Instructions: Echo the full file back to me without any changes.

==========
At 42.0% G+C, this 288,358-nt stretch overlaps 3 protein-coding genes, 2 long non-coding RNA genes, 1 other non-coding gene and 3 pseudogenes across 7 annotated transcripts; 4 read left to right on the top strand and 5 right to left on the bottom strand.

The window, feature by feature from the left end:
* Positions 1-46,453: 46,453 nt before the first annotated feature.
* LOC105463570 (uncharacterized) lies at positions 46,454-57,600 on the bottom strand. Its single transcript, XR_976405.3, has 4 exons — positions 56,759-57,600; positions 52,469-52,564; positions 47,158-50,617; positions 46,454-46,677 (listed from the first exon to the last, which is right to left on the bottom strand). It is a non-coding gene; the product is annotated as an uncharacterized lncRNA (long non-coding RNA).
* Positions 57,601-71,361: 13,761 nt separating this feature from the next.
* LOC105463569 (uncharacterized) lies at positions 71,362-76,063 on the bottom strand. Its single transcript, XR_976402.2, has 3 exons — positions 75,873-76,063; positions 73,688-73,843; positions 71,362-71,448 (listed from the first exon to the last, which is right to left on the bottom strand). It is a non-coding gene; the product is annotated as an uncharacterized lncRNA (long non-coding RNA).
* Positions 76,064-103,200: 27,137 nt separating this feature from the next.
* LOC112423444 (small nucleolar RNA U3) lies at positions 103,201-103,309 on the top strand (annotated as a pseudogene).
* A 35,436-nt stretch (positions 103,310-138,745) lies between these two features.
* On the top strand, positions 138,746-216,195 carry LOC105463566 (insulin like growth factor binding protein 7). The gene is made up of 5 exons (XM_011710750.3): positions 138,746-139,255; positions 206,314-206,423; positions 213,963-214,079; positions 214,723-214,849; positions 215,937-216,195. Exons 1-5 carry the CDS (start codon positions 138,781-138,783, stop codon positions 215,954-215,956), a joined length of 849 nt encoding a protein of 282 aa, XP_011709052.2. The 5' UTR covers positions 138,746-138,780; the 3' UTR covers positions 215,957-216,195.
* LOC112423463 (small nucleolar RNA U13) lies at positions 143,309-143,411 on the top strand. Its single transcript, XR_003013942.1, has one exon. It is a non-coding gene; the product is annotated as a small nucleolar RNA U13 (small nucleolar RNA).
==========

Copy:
At 42.0% G+C, this 288,358-nt stretch overlaps 3 protein-coding genes, 2 long non-coding RNA genes, 1 other non-coding gene and 3 pseudogenes across 7 annotated transcripts; 4 read left to right on the top strand and 5 right to left on the bottom strand.

The window, feature by feature from the left end:
* Positions 1-46,453: 46,453 nt before the first annotated feature.
* LOC105463570 (uncharacterized) lies at positions 46,454-57,600 on the bottom strand. Its single transcript, XR_976405.3, has 4 exons — positions 56,759-57,600; positions 52,469-52,564; positions 47,158-50,617; positions 46,454-46,677 (listed from the first exon to the last, which is right to left on the bottom strand). It is a non-coding gene; the product is annotated as an uncharacterized lncRNA (long non-coding RNA).
* Positions 57,601-71,361: 13,761 nt separating this feature from the next.
* LOC105463569 (uncharacterized) lies at positions 71,362-76,063 on the bottom strand. Its single transcript, XR_976402.2, has 3 exons — positions 75,873-76,063; positions 73,688-73,843; positions 71,362-71,448 (listed from the first exon to the last, which is right to left on the bottom strand). It is a non-coding gene; the product is annotated as an uncharacterized lncRNA (long non-coding RNA).
* Positions 76,064-103,200: 27,137 nt separating this feature from the next.
* LOC112423444 (small nucleolar RNA U3) lies at positions 103,201-103,309 on the top strand (annotated as a pseudogene).
* A 35,436-nt stretch (positions 103,310-138,745) lies between these two features.
* On the top strand, positions 138,746-216,195 carry LOC105463566 (insulin like growth factor binding protein 7). The gene is made up of 5 exons (XM_011710750.3): positions 138,746-139,255; positions 206,314-206,423; positions 213,963-214,079; positions 214,723-214,849; positions 215,937-216,195. Exons 1-5 carry the CDS (start codon positions 138,781-138,783, stop codon positions 215,954-215,956), a joined length of 849 nt encoding a protein of 282 aa, XP_011709052.2. The 5' UTR covers positions 138,746-138,780; the 3' UTR covers positions 215,957-216,195.
* LOC112423463 (small nucleolar RNA U13) lies at positions 143,309-143,411 on the top strand. Its single transcript, XR_003013942.1, has one exon. It is a non-coding gene; the product is annotated as a small nucleolar RNA U13 (small nucleolar RNA).